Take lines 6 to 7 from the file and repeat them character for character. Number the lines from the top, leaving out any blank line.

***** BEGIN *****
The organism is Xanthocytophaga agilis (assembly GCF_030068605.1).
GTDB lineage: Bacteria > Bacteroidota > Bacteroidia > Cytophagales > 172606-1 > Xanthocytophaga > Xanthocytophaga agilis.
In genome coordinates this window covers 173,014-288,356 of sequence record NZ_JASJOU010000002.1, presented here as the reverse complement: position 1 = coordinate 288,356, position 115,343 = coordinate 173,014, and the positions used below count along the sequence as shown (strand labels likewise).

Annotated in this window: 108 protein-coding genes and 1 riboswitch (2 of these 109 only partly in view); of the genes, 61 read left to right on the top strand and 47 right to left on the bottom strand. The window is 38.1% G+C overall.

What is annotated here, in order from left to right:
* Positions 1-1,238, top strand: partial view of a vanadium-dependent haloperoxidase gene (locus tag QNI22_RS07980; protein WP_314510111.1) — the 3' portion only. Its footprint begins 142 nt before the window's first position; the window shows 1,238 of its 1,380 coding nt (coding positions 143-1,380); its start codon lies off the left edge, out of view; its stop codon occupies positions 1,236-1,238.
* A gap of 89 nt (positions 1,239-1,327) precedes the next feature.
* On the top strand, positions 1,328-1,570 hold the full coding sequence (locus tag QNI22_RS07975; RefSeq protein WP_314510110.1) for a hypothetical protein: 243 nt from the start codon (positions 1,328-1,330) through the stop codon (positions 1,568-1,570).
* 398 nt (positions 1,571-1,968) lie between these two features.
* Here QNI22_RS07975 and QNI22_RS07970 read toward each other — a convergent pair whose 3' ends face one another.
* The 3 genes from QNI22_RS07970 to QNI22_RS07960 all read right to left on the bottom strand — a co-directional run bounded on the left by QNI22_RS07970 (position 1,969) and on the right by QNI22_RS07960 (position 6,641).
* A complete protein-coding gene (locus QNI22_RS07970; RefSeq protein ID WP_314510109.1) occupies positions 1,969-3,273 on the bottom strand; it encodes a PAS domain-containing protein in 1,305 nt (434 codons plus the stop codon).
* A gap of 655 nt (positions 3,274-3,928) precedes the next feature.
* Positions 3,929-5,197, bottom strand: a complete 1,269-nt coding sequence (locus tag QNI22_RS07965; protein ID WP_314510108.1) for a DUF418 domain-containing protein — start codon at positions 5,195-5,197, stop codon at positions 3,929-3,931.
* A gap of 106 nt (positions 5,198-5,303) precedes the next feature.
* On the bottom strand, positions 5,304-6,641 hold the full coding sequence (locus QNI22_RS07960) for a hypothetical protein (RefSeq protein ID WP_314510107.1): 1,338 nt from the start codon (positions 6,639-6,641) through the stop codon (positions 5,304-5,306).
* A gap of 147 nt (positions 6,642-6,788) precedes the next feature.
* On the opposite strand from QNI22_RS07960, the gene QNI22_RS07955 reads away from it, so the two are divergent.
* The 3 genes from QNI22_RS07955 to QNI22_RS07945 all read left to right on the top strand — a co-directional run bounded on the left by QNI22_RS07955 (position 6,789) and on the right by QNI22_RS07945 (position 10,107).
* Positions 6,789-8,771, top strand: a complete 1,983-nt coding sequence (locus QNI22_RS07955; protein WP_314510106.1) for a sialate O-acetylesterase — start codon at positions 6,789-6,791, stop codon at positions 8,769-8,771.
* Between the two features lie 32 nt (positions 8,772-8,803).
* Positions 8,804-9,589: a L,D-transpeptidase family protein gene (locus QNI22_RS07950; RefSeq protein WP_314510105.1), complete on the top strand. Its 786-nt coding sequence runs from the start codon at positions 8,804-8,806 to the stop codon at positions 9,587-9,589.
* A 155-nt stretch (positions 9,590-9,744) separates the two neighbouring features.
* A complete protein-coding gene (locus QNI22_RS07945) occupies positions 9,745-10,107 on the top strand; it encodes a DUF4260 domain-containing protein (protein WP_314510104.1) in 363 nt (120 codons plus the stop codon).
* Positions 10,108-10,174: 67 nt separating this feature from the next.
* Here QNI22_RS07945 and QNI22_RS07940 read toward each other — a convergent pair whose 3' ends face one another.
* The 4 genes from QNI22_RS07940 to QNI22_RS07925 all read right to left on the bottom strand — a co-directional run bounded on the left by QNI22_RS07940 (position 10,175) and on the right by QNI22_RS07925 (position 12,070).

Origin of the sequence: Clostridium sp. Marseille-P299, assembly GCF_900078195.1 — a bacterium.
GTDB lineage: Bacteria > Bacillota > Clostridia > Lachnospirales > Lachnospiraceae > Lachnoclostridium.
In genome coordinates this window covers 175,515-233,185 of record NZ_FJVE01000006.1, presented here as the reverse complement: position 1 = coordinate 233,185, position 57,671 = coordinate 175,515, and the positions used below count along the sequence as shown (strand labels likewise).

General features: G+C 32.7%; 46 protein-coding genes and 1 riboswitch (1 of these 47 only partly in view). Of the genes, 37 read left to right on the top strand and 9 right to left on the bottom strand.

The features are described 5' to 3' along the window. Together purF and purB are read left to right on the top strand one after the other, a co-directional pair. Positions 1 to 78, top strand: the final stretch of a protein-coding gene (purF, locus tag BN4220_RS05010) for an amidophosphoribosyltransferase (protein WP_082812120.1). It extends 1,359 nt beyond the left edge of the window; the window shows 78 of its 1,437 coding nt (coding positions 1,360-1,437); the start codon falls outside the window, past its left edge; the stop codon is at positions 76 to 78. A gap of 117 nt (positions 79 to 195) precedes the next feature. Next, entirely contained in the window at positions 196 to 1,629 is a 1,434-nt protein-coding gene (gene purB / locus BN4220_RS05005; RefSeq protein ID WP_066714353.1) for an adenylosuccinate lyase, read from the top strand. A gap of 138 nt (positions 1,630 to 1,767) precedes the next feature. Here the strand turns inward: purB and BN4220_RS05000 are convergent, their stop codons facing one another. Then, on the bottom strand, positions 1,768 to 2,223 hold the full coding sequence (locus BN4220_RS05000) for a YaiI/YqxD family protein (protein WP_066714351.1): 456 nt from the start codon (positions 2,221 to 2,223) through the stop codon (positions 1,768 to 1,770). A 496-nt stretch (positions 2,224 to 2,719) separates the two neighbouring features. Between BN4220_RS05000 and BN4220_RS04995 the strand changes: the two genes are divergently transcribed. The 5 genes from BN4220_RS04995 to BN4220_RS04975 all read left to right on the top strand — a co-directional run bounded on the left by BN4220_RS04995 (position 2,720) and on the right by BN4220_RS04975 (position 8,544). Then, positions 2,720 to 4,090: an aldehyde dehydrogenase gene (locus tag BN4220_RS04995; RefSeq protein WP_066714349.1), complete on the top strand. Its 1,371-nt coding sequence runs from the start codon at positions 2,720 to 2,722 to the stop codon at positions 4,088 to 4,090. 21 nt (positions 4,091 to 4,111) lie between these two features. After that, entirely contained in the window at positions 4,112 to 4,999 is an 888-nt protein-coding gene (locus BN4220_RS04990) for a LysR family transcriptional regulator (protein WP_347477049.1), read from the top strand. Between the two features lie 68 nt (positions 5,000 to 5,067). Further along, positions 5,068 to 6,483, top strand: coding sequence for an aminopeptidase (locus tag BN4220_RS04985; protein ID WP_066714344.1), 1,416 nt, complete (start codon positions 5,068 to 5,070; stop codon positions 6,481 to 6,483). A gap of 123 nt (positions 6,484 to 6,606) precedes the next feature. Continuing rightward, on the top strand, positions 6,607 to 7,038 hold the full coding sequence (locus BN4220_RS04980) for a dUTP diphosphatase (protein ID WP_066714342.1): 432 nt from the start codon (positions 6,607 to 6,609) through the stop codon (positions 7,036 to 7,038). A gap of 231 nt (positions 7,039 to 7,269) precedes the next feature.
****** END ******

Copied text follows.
* Positions 1-1,238, top strand: partial view of a vanadium-dependent haloperoxidase gene (locus tag QNI22_RS07980; protein WP_314510111.1) — the 3' portion only. Its footprint begins 142 nt before the window's first position; the window shows 1,238 of its 1,380 coding nt (coding positions 143-1,380); its start codon lies off the left edge, out of view; its stop codon occupies positions 1,236-1,238.
* A gap of 89 nt (positions 1,239-1,327) precedes the next feature.